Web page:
Hello, Christmas lovers everywhere!
This has been a very cold and snowy weekend so after church this morning we've been snowed in at home. I spent the day trying my hand at the French pastry known as macarons. This was my most difficult baking project to date, as far as I can remember. I wanted to share my tips from this baking adventure!
I used this recipe from studiodiy.com.
My attempt certainly wasn't perfect (I threw out 3 pans of macarons) but the cookie sheet that didn't overcook was pretty good for a first attempt, I think!
First of all, to translate the measurements from the studiodiy recipe. They list the ingredients in grams so I'll pass on the wisdom of the internet to you all in case you're like me and don't own a kitchen scale.
200 grams of icing sugar = 1.6 cups
200 grams of almond meal = 1.8 cups
80 g egg whites = whites from 3 eggs
200 g granulated sugar = 1 cup
The next tip? I tried to make almond flour myself from whole almonds. Hubby did the grocery shopping and didn't put his full effort into finding almond meal at Bulk Barn (they have it and I went back for it later). In theory, almond meal/flour is simply ground almonds. You just grind the almonds in a food processor and then use a sifter so it's a fine consistency. The issue I ran into was if you grind the almonds too much they become a paste. However, if you don't grind them enough, they're really quite big pieces and that doesn't work either. When I went back to Bulk Barn I found they had almond meal that was much finer than I could get it on my own, so I just bought it. Definitely the way to go, in my opinion.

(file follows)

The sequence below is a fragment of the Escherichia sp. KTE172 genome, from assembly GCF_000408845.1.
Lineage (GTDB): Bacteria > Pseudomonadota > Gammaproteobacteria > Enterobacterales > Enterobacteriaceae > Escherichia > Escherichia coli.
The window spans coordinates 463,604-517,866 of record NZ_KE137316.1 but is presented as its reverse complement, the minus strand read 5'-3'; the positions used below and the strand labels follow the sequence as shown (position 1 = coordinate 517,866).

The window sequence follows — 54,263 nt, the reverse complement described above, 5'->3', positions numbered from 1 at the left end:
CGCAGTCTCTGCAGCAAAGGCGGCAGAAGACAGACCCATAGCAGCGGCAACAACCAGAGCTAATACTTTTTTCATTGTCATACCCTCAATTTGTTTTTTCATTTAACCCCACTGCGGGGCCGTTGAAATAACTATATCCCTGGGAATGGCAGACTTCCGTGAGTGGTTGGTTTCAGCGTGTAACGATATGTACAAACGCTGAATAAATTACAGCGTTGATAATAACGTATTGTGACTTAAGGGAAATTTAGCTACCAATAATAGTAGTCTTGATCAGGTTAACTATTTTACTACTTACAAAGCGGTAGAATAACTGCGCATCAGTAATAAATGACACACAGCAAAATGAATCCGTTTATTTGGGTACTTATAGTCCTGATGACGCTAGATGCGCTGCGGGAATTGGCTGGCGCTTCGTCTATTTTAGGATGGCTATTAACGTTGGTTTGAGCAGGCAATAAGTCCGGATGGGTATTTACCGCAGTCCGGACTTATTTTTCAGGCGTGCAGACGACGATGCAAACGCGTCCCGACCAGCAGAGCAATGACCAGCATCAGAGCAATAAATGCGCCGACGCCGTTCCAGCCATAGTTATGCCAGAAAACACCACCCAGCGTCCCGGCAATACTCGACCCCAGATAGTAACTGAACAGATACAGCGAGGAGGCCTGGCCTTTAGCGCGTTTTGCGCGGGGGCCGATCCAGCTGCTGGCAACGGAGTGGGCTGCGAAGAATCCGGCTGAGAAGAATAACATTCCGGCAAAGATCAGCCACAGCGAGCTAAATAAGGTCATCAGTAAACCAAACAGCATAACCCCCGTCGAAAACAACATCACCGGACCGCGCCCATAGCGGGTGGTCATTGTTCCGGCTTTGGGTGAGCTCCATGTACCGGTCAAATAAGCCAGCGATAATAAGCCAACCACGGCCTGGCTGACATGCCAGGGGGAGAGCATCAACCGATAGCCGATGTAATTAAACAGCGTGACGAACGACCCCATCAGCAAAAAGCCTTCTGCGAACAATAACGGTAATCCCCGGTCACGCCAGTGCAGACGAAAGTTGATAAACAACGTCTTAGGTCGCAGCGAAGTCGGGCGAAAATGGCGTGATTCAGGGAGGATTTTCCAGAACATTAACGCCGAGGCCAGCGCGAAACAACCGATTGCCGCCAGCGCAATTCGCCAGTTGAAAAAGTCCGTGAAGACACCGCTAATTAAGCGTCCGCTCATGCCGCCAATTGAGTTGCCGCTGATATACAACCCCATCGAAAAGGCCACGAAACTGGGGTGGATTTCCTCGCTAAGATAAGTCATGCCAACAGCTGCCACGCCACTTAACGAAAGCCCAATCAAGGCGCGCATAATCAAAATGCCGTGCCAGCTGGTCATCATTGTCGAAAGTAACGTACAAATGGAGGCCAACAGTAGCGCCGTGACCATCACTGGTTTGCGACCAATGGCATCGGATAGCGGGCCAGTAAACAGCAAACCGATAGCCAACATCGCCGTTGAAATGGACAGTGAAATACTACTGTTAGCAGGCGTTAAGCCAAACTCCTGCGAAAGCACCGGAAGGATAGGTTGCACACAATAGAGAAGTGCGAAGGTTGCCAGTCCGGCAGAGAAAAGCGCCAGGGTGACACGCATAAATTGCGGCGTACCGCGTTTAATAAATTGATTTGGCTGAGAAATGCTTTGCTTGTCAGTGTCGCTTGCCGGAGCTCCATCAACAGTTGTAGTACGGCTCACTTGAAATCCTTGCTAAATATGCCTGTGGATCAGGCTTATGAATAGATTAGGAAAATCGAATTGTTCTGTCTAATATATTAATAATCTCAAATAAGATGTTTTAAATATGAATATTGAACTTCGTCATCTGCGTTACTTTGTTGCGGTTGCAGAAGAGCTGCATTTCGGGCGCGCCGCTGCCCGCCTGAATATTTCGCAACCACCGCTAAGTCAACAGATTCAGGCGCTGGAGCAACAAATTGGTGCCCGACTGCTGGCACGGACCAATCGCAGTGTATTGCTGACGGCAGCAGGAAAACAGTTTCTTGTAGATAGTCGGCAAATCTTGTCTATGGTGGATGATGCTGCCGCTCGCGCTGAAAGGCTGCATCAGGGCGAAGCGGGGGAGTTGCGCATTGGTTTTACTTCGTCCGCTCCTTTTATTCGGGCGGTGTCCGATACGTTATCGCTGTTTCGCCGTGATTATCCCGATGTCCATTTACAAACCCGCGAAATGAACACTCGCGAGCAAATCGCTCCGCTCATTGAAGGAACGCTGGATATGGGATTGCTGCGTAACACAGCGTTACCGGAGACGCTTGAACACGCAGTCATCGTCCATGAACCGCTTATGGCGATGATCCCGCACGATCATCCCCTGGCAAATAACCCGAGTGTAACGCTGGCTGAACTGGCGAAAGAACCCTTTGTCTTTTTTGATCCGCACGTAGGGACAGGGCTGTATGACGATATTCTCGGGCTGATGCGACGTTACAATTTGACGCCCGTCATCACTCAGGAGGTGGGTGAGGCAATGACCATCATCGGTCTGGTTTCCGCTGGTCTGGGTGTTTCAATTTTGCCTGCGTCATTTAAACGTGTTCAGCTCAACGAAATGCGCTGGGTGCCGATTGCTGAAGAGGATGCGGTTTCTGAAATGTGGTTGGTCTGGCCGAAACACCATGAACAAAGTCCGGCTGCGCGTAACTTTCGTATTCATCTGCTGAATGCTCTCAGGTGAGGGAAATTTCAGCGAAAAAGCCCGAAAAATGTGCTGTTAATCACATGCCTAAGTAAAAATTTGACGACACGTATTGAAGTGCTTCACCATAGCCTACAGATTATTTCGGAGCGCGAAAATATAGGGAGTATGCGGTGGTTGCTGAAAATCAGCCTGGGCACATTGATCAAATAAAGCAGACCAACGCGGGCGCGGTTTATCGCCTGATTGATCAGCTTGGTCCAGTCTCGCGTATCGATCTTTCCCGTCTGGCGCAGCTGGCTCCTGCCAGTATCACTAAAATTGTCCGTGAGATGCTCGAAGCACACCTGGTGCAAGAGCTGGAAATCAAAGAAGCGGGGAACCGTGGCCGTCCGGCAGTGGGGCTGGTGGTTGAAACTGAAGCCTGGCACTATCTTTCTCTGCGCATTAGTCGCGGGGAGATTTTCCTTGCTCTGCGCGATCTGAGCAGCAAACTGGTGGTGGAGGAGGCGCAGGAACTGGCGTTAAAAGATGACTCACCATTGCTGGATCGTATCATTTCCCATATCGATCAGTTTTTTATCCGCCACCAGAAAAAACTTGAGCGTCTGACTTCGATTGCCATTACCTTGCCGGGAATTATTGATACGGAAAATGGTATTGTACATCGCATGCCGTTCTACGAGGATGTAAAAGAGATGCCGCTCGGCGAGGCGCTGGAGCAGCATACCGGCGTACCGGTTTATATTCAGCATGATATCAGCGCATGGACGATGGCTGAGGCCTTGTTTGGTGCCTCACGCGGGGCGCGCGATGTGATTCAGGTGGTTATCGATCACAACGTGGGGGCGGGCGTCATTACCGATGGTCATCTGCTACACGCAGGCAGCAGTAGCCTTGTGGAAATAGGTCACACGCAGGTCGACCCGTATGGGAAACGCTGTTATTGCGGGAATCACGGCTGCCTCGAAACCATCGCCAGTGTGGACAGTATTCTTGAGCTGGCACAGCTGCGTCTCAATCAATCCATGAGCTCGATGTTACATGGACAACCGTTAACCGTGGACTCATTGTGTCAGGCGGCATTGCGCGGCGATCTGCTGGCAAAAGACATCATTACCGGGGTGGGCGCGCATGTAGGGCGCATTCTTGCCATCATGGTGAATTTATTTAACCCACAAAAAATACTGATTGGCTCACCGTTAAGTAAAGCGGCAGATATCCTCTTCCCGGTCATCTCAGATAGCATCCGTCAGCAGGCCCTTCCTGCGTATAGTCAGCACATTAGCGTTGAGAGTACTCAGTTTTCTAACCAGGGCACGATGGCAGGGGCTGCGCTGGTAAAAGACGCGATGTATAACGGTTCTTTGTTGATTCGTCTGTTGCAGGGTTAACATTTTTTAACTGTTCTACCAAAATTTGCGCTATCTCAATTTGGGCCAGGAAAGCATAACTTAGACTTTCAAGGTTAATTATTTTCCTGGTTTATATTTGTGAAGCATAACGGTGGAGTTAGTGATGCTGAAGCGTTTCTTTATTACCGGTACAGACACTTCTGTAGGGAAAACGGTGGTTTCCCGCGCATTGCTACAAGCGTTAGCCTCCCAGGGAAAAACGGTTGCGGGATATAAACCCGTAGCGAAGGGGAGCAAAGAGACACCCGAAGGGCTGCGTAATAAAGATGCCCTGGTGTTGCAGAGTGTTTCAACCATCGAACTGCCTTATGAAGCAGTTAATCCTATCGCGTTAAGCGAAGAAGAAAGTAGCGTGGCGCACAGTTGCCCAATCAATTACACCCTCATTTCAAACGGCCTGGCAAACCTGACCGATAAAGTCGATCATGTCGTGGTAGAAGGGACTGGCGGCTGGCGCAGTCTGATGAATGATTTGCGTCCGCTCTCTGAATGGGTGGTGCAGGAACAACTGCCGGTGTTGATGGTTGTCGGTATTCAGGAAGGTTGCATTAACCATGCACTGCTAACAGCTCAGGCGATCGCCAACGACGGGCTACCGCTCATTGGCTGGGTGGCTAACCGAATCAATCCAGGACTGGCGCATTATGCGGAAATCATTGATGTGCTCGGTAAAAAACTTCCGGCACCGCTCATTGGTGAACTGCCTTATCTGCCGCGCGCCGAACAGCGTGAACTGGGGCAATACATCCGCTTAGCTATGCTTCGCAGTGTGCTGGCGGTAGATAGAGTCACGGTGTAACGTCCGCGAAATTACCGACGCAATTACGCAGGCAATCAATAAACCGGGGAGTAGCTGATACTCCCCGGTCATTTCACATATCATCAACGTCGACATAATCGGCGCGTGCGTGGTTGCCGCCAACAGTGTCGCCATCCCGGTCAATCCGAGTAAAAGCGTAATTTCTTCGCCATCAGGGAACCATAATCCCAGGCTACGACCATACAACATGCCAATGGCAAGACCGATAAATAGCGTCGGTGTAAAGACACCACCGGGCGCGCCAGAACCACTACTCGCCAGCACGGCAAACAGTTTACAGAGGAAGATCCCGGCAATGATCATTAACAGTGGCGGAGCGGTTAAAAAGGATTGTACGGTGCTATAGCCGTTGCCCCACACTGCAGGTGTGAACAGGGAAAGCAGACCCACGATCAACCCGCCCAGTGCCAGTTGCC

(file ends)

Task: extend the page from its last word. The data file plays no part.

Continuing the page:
I would have made the macarons slightly thicker, as well, when applying the batter to the cookie sheet. The cookies aren't too thin, but I would have liked them to be a little bit thicker, I think.
My oven and I are constantly waging war against each other, in case you didn't know. It is a very difficult oven to work with!!! The longer it's on, the hotter it gets. I mean, only the first sheet of cookies comes out right. After the first pan I have to turn the temperature down and bake for less time, and everything still seems to burn. That was the issue with these. It seemed like there was a very fine balance. They are very delicate pastries so being slightly brown on the bottom makes them too hard and just not right. As always, the first pan out turned out fine. *Dreaming of a convection oven.*
If you're planning on using candy cane pieces (or anything else) for embellishment, you have to make sure the buttercream frosting is layered on quite thick so it can pick up the pieces of candy. It's best to squeeze a big dollop into the centre of the macaron. I squiggled the frosting around (technical term) at first and when you pushed the cookies together, you could tell it had been kind of messy and squiggly.
And that brings me to my last tip. When you press the cookies together, hold them by the edges. If you push from the centres, the macarons will crack and collapse. They really are delicate little guys. (Lesson learned.)
So it wasn't a complete home run, but successful enough that I will definitely make macarons again. And this time I'll have a little experience under my belt so they should turn out even better!